Mining is also a very real presence on the East Coast. When it began, this profoundly influenced the destiny of the commune of Ouégoa, at the north-eastern tip of the Grande Terre.

For several decades, gold and leather fever raged in this commune, which today is peaceful, but preserves an interesting mining heritage.

Thio: where New Caledonia’s nickel mining adventure began…

Further south, from Houaïlou to Thio, it was the nickel business which remodelled the mountain slopes, leaving its red imprint.  In Thio, where the Caledonian nickel adventure began, you can visit the oldest working open-pit mine in the world. It has been in constant operation since 1880. At the heart of the village, a lovely and newly renovated museum about the mine gives prominence to the men who took part in this saga.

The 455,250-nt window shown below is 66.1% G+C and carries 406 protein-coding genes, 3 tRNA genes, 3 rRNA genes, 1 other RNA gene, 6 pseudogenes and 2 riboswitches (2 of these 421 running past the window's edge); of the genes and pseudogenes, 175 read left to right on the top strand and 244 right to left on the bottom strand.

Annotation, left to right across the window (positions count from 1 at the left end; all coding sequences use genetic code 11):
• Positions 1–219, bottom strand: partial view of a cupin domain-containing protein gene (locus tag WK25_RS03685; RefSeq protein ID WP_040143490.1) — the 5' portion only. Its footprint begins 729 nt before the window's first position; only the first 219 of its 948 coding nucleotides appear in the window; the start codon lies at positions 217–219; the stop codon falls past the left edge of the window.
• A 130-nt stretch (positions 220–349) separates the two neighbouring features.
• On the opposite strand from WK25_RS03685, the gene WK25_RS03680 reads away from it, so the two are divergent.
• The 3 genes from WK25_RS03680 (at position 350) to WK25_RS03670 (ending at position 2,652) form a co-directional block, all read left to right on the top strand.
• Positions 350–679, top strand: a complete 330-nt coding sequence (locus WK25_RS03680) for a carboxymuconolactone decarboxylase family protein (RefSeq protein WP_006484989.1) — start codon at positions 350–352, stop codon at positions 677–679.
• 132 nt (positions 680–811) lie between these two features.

New Caledonia


New Caledonian culture is a rich mix of French and Melanesian. French settlers are either French nationals or the Caldoche, who are mostly descendants of French convicts and early nickel miners. The official national language is French but you will find that English is spoken by those working in the tourism industry.